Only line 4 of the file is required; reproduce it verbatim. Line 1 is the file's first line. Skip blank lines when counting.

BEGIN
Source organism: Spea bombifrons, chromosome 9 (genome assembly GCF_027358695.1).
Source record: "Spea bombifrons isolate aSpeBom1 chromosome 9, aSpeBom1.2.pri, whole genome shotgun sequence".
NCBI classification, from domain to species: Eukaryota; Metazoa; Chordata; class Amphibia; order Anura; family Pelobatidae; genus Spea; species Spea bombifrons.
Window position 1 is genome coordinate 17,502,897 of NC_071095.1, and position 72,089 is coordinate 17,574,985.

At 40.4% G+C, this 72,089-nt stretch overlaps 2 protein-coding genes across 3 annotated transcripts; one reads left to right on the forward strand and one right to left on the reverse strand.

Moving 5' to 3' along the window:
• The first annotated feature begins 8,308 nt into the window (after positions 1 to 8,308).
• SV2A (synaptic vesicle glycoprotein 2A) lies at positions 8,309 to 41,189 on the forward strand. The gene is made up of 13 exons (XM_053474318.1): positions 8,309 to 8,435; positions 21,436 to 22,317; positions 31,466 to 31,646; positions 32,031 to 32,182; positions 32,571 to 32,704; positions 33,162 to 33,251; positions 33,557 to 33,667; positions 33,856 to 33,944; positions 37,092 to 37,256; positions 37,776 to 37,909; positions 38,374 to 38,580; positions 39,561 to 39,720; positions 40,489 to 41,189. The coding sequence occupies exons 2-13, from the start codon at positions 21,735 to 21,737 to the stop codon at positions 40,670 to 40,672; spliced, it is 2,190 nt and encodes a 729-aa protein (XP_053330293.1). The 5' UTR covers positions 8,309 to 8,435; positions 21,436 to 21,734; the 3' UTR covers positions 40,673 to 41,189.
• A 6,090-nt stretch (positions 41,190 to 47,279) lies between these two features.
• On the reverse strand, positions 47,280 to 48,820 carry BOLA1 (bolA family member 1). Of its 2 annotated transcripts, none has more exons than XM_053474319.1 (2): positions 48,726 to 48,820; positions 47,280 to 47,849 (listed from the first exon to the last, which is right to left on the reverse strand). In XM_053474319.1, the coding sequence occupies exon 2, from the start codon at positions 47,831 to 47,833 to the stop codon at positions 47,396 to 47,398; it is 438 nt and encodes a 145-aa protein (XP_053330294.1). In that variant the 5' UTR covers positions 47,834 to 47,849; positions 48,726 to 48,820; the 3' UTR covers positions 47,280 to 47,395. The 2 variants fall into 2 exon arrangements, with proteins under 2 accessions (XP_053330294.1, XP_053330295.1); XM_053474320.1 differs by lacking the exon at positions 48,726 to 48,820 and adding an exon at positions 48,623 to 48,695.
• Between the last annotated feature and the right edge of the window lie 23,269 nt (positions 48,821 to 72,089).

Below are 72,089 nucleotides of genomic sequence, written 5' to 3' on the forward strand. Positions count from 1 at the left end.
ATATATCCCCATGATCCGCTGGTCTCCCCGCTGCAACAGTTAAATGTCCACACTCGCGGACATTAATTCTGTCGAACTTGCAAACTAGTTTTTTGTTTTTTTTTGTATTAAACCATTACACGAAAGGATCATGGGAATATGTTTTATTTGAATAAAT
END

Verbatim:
Window position 1 is genome coordinate 17,502,897 of NC_071095.1, and position 72,089 is coordinate 17,574,985.